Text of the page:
Gauchito Gil and red flags on roadside shrines in Argentina

Why are there red flags on roadside shrines in Argentina?

Gauchito Gil and Difunta Correa are “defacto” saints of Argentina

Throughout Argentina, you will find red shrines on the side of the road with red flags flying around them. These are shrines to Gaucho Gil. Although Gaucho Gil is not an official saint in the church, he is revered throughout the country of Argentina and is a “defacto saint”.

Although there are many unknowns about Gaucho, we do know his full name was Antonio Mamerto Gil Nuñez. He is affectionately known as Gauchito Gil, and was born in the 1840’s. He died January 8, 1878.

Gaucho was a deserter of the military who evaded capture for quite some time. During that time, he was a sort of “Robin Hood” figure, robbing from the rich and giving to the poor.

When he was eventually captured and sentenced to death, he was hung upside down from a tree. As the executioner was preparing to behead him, Gaucho said, “Don’t kill me – my pardon is coming. If you do kill me, your son will be stricken with a deadly illness, and the only way to save him will be to give my body a proper burial.”

As expected, the executioner proceeded with his task and, when he arrived home, discovered that his son was deathly ill. He returned to the site of the execution and buried Gaucho’s body. His son was miraculously cured and a legend was born.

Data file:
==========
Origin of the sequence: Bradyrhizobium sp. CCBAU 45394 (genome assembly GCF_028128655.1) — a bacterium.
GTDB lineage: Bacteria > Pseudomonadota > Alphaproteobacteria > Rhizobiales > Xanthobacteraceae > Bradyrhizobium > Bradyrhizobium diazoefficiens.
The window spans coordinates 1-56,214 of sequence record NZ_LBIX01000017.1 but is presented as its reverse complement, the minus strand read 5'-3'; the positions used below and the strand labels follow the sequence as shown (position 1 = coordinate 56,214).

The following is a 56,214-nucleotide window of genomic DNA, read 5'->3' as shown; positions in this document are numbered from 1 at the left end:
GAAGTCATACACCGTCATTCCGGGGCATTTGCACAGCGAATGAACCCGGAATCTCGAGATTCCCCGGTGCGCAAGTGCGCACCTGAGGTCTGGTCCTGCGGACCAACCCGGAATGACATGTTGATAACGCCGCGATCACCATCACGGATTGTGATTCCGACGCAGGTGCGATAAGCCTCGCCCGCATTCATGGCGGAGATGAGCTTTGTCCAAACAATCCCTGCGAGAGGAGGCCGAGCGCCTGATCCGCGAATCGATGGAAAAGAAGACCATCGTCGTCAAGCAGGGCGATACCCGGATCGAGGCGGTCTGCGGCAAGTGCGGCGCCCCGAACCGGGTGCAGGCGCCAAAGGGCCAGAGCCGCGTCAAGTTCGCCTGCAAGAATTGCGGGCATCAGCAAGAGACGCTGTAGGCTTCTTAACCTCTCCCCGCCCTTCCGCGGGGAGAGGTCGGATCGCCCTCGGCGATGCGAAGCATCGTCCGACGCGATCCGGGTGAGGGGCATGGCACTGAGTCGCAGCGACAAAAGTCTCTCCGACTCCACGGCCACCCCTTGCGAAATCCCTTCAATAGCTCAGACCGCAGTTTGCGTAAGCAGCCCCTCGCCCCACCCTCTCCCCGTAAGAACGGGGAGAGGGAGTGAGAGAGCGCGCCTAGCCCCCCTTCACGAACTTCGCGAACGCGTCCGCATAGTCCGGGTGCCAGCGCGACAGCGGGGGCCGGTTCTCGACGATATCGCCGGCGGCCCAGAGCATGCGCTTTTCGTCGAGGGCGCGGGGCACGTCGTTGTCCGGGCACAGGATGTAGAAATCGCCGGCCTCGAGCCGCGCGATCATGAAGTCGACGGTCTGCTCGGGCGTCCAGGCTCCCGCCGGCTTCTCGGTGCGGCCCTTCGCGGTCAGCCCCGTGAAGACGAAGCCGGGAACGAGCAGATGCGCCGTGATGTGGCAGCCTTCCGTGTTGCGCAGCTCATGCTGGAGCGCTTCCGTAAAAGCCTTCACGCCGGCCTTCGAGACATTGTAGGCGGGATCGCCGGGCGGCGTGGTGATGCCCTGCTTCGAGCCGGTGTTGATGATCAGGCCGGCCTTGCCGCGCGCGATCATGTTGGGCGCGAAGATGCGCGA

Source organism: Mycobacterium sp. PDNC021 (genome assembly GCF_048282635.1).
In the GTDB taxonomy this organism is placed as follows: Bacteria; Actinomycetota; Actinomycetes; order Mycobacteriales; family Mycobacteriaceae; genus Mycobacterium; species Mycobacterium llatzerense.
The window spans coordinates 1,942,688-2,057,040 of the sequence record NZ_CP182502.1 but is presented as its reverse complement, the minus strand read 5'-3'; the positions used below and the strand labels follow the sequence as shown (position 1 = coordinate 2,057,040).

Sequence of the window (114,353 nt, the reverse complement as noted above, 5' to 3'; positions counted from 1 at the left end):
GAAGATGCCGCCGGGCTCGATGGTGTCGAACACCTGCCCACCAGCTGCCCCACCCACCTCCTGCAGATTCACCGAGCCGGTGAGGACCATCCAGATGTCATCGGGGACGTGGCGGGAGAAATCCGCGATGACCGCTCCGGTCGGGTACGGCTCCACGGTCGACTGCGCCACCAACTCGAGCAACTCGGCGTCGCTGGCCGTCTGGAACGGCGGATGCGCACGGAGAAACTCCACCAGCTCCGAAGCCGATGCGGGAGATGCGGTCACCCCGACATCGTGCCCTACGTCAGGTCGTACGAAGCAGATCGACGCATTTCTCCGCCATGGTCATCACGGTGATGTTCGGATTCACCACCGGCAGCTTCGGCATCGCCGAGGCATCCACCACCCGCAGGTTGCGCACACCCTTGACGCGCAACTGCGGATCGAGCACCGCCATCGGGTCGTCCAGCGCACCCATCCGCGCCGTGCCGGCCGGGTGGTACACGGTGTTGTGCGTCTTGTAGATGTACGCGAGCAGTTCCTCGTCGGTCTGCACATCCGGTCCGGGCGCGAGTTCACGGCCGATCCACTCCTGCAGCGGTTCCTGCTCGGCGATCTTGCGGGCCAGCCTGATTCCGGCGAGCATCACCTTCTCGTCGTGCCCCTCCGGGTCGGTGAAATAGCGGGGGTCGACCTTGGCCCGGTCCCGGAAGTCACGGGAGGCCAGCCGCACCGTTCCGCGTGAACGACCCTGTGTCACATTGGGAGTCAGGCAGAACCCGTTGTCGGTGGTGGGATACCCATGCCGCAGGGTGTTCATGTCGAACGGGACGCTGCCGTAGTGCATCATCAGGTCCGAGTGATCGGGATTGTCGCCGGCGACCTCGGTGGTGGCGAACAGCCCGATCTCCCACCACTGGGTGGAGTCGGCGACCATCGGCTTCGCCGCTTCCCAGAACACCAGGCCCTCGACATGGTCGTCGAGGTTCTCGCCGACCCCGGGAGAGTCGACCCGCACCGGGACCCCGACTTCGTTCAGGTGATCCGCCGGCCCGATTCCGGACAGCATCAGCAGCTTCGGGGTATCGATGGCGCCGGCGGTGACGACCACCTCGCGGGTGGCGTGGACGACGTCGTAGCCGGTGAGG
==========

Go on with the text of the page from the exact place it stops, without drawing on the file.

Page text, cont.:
Now, Argentineans have built shrines throughout the country to venerate the memory of Gaucho Gil. The significance of flags and red color are unknown, but may have something to do with either the color of Gaucho’s political party or the color of the blood he shed.

 

Shrines for Gauchito Gil are a common sight in Argentina.
The faithful put religious icons and other gifts for him in the shrines.
They all have red flags flying from the trees surrounding the shrine.
You can see the shrines from a long way off – just look for red flags fluttering in the wind.
Some of the shrines are very simple.
Others are quite elaborate.

books by Nancy Sathre-Vogel

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